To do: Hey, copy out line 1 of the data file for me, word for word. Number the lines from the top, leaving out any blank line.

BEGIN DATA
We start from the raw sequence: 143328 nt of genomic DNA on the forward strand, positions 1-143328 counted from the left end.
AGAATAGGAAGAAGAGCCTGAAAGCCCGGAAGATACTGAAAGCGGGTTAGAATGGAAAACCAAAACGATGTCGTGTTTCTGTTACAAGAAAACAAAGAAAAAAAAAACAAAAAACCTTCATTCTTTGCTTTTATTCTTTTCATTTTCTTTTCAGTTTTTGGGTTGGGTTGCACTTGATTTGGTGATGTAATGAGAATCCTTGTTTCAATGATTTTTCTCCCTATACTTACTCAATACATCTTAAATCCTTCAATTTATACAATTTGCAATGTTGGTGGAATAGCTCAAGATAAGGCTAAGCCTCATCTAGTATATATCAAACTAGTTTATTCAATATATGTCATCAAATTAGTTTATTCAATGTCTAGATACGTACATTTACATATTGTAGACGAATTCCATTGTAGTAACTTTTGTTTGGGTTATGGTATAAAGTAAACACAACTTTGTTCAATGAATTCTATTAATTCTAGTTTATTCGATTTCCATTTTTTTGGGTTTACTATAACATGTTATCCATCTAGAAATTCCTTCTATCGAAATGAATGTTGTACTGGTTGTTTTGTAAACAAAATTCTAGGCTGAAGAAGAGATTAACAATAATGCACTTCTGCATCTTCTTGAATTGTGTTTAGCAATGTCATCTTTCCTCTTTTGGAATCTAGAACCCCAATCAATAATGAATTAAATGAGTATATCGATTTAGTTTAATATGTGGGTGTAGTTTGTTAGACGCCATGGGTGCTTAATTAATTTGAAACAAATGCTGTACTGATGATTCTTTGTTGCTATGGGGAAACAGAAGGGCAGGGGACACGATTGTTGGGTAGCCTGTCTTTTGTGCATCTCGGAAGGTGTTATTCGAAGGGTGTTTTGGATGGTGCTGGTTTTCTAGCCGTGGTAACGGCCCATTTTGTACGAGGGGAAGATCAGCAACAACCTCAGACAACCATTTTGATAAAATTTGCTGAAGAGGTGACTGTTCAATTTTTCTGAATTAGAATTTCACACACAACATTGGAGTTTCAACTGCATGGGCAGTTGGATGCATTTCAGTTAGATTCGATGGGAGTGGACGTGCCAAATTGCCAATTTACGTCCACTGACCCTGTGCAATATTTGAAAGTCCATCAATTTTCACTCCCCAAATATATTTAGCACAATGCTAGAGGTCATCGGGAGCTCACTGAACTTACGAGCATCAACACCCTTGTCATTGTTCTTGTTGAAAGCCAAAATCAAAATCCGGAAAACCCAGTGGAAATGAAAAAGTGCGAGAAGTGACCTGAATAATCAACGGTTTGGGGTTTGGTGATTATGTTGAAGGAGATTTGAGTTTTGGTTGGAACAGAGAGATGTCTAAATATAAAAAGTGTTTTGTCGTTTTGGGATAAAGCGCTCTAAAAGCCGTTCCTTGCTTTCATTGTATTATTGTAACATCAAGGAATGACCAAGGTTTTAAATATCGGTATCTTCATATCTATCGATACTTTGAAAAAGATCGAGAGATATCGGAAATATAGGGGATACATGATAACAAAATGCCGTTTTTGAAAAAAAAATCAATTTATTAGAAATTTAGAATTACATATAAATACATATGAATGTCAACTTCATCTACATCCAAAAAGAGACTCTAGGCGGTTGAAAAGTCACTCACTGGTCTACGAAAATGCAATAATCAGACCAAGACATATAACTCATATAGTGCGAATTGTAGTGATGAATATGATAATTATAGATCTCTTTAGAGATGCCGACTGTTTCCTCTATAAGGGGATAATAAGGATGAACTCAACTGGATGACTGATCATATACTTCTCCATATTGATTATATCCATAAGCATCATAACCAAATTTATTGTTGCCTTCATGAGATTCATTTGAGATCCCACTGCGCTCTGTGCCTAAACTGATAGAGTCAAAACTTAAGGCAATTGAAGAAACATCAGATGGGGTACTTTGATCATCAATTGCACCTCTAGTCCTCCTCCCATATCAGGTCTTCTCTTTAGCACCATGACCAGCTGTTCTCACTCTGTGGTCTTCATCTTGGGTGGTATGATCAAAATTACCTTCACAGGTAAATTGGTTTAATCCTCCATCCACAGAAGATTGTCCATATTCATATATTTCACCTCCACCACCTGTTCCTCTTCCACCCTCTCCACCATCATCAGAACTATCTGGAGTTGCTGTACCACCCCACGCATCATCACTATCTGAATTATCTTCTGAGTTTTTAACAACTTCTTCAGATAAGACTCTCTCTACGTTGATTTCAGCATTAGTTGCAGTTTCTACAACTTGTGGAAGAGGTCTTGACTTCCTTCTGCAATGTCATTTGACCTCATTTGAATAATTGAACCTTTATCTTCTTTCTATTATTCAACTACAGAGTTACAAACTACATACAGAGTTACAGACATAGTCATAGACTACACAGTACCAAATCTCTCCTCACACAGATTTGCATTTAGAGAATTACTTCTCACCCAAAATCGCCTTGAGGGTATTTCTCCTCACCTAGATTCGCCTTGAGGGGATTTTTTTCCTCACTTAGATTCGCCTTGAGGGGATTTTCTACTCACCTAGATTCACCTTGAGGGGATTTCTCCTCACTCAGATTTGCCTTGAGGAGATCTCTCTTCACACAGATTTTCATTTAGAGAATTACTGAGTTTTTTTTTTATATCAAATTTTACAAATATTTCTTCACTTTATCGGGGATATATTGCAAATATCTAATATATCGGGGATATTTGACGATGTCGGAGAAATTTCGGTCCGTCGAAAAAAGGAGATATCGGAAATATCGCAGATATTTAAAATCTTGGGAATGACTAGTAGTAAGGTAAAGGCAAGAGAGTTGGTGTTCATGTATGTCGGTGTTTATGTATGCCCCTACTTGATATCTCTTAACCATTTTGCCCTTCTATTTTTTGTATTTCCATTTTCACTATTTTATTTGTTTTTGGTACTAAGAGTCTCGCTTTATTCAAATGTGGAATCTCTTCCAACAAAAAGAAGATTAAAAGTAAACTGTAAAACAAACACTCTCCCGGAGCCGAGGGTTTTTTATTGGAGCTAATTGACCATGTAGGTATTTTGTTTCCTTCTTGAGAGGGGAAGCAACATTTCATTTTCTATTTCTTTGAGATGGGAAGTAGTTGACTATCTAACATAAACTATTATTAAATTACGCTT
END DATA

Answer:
We start from the raw sequence: 143328 nt of genomic DNA on the forward strand, positions 1-143328 counted from the left end.